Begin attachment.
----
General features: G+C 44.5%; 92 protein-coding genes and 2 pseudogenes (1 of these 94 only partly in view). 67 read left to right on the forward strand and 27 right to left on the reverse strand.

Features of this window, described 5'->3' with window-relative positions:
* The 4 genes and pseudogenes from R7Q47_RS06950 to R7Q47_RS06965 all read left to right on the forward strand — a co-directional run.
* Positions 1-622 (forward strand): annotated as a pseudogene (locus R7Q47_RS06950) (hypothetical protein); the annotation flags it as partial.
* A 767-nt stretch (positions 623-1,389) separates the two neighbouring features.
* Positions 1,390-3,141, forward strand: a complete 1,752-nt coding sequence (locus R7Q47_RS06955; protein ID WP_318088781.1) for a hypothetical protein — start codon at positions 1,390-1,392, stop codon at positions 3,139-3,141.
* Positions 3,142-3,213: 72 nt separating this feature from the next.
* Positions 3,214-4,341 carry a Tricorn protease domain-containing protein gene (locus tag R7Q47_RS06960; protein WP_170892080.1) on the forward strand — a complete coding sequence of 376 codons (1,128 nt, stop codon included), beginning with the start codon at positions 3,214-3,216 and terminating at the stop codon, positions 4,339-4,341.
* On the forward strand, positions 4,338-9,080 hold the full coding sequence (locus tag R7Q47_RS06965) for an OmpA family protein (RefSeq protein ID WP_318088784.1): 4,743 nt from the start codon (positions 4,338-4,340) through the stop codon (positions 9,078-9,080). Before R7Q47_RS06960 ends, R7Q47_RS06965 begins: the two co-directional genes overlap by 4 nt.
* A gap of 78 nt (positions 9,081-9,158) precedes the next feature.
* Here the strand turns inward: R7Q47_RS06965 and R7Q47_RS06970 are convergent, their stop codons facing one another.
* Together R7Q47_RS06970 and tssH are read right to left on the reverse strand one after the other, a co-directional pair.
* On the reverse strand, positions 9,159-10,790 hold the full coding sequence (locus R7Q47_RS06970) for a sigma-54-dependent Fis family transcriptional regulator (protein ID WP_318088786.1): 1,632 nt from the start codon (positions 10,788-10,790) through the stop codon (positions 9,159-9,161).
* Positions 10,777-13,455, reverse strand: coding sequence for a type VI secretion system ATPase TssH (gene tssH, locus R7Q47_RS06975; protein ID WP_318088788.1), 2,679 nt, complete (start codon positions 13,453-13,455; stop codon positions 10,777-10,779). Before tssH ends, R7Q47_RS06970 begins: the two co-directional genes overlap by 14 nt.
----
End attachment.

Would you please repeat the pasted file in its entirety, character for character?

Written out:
General features: G+C 44.5%; 92 protein-coding genes and 2 pseudogenes (1 of these 94 only partly in view). 67 read left to right on the forward strand and 27 right to left on the reverse strand.

Features of this window, described 5'->3' with window-relative positions:
* The 4 genes and pseudogenes from R7Q47_RS06950 to R7Q47_RS06965 all read left to right on the forward strand — a co-directional run.
* Positions 1-622 (forward strand): annotated as a pseudogene (locus R7Q47_RS06950) (hypothetical protein); the annotation flags it as partial.
* A 767-nt stretch (positions 623-1,389) separates the two neighbouring features.
* Positions 1,390-3,141, forward strand: a complete 1,752-nt coding sequence (locus R7Q47_RS06955; protein ID WP_318088781.1) for a hypothetical protein — start codon at positions 1,390-1,392, stop codon at positions 3,139-3,141.
* Positions 3,142-3,213: 72 nt separating this feature from the next.
* Positions 3,214-4,341 carry a Tricorn protease domain-containing protein gene (locus tag R7Q47_RS06960; protein WP_170892080.1) on the forward strand — a complete coding sequence of 376 codons (1,128 nt, stop codon included), beginning with the start codon at positions 3,214-3,216 and terminating at the stop codon, positions 4,339-4,341.
* On the forward strand, positions 4,338-9,080 hold the full coding sequence (locus tag R7Q47_RS06965) for an OmpA family protein (RefSeq protein ID WP_318088784.1): 4,743 nt from the start codon (positions 4,338-4,340) through the stop codon (positions 9,078-9,080). Before R7Q47_RS06960 ends, R7Q47_RS06965 begins: the two co-directional genes overlap by 4 nt.
* A gap of 78 nt (positions 9,081-9,158) precedes the next feature.
* Here the strand turns inward: R7Q47_RS06965 and R7Q47_RS06970 are convergent, their stop codons facing one another.
* Together R7Q47_RS06970 and tssH are read right to left on the reverse strand one after the other, a co-directional pair.
* On the reverse strand, positions 9,159-10,790 hold the full coding sequence (locus R7Q47_RS06970) for a sigma-54-dependent Fis family transcriptional regulator (protein ID WP_318088786.1): 1,632 nt from the start codon (positions 10,788-10,790) through the stop codon (positions 9,159-9,161).
* Positions 10,777-13,455, reverse strand: coding sequence for a type VI secretion system ATPase TssH (gene tssH, locus R7Q47_RS06975; protein ID WP_318088788.1), 2,679 nt, complete (start codon positions 13,453-13,455; stop codon positions 10,777-10,779). Before tssH ends, R7Q47_RS06970 begins: the two co-directional genes overlap by 14 nt.